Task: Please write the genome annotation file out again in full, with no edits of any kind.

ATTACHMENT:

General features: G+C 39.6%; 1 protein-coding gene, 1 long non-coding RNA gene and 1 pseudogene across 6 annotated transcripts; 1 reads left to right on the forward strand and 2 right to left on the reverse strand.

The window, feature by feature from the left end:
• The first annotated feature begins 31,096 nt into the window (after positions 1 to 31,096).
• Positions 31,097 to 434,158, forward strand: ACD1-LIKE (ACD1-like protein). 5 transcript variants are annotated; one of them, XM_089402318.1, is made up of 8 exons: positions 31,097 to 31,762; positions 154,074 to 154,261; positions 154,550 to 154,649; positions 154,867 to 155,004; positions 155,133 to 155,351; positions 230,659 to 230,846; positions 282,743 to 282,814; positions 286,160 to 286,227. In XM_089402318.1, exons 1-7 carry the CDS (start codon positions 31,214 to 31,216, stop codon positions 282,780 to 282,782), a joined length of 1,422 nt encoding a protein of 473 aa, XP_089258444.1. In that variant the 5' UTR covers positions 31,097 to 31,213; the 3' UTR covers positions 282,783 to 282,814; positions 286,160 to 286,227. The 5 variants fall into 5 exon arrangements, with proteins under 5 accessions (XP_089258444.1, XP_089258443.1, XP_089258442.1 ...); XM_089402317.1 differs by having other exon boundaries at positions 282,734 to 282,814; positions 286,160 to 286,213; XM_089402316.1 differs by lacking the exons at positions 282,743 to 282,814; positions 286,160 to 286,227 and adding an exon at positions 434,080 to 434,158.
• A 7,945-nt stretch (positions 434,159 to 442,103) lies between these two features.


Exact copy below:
General features: G+C 39.6%; 1 protein-coding gene, 1 long non-coding RNA gene and 1 pseudogene across 6 annotated transcripts; 1 reads left to right on the forward strand and 2 right to left on the reverse strand.

The window, feature by feature from the left end:
• The first annotated feature begins 31,096 nt into the window (after positions 1 to 31,096).
• Positions 31,097 to 434,158, forward strand: ACD1-LIKE (ACD1-like protein). 5 transcript variants are annotated; one of them, XM_089402318.1, is made up of 8 exons: positions 31,097 to 31,762; positions 154,074 to 154,261; positions 154,550 to 154,649; positions 154,867 to 155,004; positions 155,133 to 155,351; positions 230,659 to 230,846; positions 282,743 to 282,814; positions 286,160 to 286,227. In XM_089402318.1, exons 1-7 carry the CDS (start codon positions 31,214 to 31,216, stop codon positions 282,780 to 282,782), a joined length of 1,422 nt encoding a protein of 473 aa, XP_089258444.1. In that variant the 5' UTR covers positions 31,097 to 31,213; the 3' UTR covers positions 282,783 to 282,814; positions 286,160 to 286,227. The 5 variants fall into 5 exon arrangements, with proteins under 5 accessions (XP_089258444.1, XP_089258443.1, XP_089258442.1 ...); XM_089402317.1 differs by having other exon boundaries at positions 282,734 to 282,814; positions 286,160 to 286,213; XM_089402316.1 differs by lacking the exons at positions 282,743 to 282,814; positions 286,160 to 286,227 and adding an exon at positions 434,080 to 434,158.
• A 7,945-nt stretch (positions 434,159 to 442,103) lies between these two features.